March was relatively quiet in the virus world, with most researchers reporting few new variants and no widespread outbreaks.
Of the seven monthly reports filed so far, most showed old viruses like Mytob and Netsky still leading the infection charts in a sign that writers are concentrating on targeted Trojan software rather than traditional mass worm outbreaks.
"Downloaders and other Trojans are now de rigueur," said Mark Sunner, chief technology officer at MessageLabs.
"With major advances in technology for detecting mass-mailing malware, coupled with the desire to create an attractive market for Trojans that remain invisible for longer, these are proving to be a real draw, rather than the alternatives that draw attention to themselves by continually sending virus infected emails."
Spam rates dropped by a few percentage points over the month, with most companies reporting a fall. However, online security firm BlackSpider noted a drop in the amount of porn-related spam of 33 per cent.
"The huge drop in porn-related spam is surprising, as this is a 'lowest common denominator' category that obviously works. But it highly likely that porn spam will be back in greater numbers," said James Kay, chief technology officer at BlackSpider.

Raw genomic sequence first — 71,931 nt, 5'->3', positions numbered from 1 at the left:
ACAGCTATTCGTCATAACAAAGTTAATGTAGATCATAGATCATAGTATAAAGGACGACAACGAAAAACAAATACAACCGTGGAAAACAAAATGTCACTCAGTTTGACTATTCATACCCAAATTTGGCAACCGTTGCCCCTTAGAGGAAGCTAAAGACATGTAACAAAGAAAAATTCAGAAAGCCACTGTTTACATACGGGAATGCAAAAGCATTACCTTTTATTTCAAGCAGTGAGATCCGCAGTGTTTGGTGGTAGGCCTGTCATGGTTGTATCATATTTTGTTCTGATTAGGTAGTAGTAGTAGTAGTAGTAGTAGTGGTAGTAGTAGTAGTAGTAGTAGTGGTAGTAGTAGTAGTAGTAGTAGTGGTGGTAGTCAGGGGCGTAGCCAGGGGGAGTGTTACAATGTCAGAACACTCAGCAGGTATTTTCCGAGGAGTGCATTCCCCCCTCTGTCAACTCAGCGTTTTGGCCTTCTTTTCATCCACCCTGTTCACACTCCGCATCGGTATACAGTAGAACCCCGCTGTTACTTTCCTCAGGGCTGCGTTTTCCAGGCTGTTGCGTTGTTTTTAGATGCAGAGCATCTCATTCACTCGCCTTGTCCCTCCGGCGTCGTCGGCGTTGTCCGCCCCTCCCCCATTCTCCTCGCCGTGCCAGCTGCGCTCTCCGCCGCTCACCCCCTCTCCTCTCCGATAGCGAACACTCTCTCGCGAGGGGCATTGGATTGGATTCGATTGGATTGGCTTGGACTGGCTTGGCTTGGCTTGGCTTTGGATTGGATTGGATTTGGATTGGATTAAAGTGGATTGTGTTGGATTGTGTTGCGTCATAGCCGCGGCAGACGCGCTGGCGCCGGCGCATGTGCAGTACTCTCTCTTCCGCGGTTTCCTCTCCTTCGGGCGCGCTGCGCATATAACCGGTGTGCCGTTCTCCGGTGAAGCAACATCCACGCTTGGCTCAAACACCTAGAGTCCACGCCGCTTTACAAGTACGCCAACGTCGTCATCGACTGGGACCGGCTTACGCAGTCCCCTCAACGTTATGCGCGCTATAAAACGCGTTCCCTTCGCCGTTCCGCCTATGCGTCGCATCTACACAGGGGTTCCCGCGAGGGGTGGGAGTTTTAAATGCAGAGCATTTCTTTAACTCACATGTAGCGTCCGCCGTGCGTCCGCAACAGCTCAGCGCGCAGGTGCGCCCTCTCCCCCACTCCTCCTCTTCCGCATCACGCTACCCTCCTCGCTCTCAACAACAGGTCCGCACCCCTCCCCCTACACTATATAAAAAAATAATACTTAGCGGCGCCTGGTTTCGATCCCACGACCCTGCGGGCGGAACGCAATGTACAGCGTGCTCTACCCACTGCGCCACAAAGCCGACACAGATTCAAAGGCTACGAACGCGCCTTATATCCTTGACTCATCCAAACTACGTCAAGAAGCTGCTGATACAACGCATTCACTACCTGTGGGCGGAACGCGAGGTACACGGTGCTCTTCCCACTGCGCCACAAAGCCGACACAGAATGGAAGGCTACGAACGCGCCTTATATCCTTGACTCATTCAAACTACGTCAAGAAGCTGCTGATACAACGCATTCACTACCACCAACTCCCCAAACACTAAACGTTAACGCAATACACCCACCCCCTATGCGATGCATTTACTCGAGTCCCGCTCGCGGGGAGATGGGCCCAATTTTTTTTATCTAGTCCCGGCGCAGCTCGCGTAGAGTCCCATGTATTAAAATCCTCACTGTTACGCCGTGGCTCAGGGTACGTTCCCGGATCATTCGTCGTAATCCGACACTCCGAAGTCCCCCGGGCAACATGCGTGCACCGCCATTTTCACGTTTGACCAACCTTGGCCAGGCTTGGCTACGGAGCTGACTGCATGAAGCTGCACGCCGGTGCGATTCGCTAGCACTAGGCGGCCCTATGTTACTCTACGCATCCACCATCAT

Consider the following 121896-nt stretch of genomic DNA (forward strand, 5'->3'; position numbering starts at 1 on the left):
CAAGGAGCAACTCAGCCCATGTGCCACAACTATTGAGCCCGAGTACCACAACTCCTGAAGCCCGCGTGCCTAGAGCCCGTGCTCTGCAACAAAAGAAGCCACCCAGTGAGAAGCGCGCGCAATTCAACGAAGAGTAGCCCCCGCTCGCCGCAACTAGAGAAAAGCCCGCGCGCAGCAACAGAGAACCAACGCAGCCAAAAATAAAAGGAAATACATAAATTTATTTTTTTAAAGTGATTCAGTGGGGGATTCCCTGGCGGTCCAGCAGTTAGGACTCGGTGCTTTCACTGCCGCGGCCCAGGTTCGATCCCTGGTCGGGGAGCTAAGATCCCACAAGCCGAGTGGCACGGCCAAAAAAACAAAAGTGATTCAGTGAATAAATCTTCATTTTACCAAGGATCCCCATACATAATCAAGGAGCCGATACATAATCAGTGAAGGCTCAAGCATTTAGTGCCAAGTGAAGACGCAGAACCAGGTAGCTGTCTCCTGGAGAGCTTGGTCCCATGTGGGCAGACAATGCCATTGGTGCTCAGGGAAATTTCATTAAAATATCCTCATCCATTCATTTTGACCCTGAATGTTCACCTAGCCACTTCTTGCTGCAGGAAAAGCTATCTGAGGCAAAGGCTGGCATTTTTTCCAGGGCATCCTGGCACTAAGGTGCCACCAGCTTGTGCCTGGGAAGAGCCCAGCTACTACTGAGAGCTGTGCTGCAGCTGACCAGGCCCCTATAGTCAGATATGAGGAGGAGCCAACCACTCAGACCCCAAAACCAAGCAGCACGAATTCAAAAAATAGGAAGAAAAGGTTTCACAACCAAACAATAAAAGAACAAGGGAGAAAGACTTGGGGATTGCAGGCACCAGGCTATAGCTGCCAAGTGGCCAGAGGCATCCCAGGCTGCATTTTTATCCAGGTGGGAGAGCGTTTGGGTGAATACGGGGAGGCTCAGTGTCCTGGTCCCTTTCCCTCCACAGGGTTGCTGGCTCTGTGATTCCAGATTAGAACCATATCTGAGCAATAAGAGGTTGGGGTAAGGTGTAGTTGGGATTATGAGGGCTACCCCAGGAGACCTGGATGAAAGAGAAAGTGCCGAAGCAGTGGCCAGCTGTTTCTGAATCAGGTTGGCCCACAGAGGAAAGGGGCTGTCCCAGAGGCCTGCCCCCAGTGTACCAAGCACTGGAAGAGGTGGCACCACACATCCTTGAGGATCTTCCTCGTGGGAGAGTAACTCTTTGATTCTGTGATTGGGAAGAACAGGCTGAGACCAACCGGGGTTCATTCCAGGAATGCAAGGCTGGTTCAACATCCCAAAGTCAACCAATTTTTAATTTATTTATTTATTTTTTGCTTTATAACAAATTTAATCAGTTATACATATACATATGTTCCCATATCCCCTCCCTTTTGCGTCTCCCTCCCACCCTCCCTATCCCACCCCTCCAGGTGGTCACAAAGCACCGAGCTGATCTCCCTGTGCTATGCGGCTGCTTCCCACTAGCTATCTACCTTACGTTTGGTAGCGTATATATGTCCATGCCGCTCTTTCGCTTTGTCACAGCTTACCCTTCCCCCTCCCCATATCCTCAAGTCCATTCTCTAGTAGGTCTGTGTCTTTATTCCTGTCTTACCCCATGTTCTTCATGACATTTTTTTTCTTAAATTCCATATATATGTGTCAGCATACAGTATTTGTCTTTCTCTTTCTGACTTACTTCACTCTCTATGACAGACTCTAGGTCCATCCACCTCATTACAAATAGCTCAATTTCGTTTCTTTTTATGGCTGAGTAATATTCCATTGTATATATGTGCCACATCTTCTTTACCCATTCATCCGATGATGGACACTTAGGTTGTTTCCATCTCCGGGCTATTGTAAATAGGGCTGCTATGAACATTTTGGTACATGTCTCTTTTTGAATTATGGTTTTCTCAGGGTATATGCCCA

Sophos, meanwhile, reported that the Hotmail email has lost its top spot in the hoax top 10 after nearly two years. The Olympic torch email, which warns readers that their hard drive is about to be wiped, now has the number one spot.
"The Olympic torch chain letter, which warns recipients that their hard disk will be 'burned' if a certain attachment is opened, has gathered momentum, leaping up the chart to number one," said Graham Cluley, senior technology consultant at Sophos.
"By instilling panic in users about the safety of their computers, the hoaxer has clearly hit on a raw nerve."
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